Patient and Caregiver Opportunities

Addressing healthcare disparities through patient-oriented health IT was partially addressed in the discussion above about health IT tools that connect providers to patients and caregivers. In addition, health IT tools designed primarily for patients (consumer health informatics tools) could, in the future, become important options to support patient health education. Because of the prevalence of health literacy challenges, which occur disproportionately among minority populations, many patients appear to lack the skills necessary to fully understand or comprehend provider instructions, read medication and healthcare product labels, or adhere to complex self-management regimes.96, 97 Incomplete or partial understanding of health and healthcare issues may fuel lack of trust in the healthcare system. Mistrust has been linked to devaluing or disregarding of provider instructions and to patient nonadherence among certain disparity populations.98–103 Thus, providing culturally, linguistically, and cognitively appropriate and accessible health education is a necessary part of providing high-quality, patient-centered care. Because of time constraints imposed on clinicians, however, providing appropriate health education for all who need it is an increasingly formidable challenge. Health IT may offer significant new promise for addressing healthcare disparities by improving the availability, appropriateness, and efficacy of patient health education.104

Finally, patient-oriented health IT tools also offer future promise for supporting patient health behaviors. By enhancing social support and interaction, these tools may improve patient engagement, particularly among minority populations whose utilization of social media and mobile applications is significantly higher than that of white populations.

Opportunities at the Healthcare System Level

Opportunities to address healthcare disparities through health IT at the healthcare system level are related to the potential of health IT to improve patient-centeredness, timeliness, efficiency, and effectiveness of healthcare delivery. This is especially true among providers and patients delivering and receiving care within the nation’s healthcare safety-net system. This system provides the care for many of the nation’s most vulnerable patients, often under resource limitations not present in other healthcare systems and facilities.105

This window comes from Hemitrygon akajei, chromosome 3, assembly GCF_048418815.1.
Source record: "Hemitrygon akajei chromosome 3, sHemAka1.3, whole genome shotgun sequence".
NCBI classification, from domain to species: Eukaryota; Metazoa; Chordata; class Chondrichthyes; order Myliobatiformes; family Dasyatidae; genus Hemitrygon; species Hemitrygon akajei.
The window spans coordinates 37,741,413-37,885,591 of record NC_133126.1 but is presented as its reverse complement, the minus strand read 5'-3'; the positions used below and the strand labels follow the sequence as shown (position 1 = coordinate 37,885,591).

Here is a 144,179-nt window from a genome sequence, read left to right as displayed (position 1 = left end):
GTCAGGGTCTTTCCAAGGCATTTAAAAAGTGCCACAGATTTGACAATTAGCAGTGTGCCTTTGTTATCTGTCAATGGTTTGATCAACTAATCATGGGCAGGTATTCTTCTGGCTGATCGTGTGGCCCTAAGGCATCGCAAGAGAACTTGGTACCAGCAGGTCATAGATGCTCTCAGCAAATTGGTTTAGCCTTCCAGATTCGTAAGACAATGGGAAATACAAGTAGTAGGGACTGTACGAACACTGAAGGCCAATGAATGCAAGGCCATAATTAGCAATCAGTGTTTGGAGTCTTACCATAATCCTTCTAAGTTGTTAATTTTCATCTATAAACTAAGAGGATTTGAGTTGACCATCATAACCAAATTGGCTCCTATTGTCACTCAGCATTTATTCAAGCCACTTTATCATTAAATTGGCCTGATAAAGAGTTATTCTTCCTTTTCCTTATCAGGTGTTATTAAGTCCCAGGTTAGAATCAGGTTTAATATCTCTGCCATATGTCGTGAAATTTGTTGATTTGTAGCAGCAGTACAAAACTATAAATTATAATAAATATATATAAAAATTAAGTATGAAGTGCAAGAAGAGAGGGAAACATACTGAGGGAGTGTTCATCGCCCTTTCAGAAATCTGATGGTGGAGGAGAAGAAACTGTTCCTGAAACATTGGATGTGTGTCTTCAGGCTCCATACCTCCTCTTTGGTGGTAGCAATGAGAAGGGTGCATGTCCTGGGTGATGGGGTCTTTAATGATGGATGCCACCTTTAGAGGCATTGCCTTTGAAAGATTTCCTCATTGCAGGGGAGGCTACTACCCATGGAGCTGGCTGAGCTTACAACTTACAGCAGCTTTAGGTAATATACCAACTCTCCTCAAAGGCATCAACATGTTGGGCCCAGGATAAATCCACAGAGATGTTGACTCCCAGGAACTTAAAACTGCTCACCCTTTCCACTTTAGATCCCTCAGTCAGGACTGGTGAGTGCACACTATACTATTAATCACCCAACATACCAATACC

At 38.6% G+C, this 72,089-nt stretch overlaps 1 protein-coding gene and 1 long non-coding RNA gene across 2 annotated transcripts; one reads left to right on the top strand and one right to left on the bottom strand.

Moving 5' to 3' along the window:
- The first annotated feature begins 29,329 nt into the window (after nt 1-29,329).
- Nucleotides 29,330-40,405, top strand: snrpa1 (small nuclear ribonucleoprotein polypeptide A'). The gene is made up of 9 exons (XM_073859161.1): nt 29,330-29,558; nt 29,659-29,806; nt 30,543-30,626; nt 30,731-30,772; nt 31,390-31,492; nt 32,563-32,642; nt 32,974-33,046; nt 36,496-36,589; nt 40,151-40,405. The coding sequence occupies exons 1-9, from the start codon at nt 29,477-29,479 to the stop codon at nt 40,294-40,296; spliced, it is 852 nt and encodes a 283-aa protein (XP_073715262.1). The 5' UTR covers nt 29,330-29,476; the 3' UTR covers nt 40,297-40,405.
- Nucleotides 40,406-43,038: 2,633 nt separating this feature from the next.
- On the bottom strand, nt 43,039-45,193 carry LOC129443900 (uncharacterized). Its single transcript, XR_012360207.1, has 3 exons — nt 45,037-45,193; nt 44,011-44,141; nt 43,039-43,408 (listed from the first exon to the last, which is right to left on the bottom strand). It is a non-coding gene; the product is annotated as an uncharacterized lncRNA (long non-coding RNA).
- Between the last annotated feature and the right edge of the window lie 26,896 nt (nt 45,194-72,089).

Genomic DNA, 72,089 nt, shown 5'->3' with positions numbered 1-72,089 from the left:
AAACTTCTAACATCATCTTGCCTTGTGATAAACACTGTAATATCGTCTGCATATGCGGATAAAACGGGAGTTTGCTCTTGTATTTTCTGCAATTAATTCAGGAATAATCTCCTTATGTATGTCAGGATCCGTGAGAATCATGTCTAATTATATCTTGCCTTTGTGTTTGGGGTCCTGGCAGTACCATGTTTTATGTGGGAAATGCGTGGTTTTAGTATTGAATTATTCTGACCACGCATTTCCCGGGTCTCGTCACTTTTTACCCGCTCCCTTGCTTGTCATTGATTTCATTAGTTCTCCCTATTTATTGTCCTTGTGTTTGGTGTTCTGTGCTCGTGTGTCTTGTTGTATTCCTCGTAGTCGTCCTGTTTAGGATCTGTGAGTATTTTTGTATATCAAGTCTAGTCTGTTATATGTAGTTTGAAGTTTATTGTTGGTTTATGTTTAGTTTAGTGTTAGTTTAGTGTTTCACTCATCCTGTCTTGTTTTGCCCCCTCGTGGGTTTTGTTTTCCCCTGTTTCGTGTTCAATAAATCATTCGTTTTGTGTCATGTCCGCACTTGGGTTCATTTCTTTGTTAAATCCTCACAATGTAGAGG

The ability of health IT to connect patients to providers and healthcare systems may lend itself to interesting opportunities for providers and healthcare systems to improve care processes and outcomes by actually learning from large groups of patients. Health-oriented social networking groups, including PatientsLikeMe and CureTogether, may represent a future for healthcare, medical practice, and medical research that is radically different from today. Indeed, reports are beginning to emerge regarding what is increasingly becoming known as “crowdsourcing.” Crowdsourcing is the practice of enabling a population (crowd) to solve a problem or offer an answer to a particular question.

Using patient-contributed and patient-controlled data, groups like CureTogether, with more than 15,000 members in 112 countries, who have contributed 1.3 million data points across 625 conditions, are claiming to have replicated a dozen published disease correlations and have released what they are calling infographics for multiple diseases. Infographics are essentially scatter plots of treatment effectiveness versus popularity. These infographics indicate that the most-prescribed treatments are not always the most effective.106 By applying similar approaches to problems related to healthcare disparities (i.e., cultural competency), providers or healthcare systems could learn vast amounts about the attitudes, beliefs, preferences, behavioral patterns, and cultural norms among populations of patients for which they are responsible for providing care. This information could reduce disparities by enabling providers and healthcare systems to better target, tailor, and even personalize healthcare service delivery in ways not currently possible.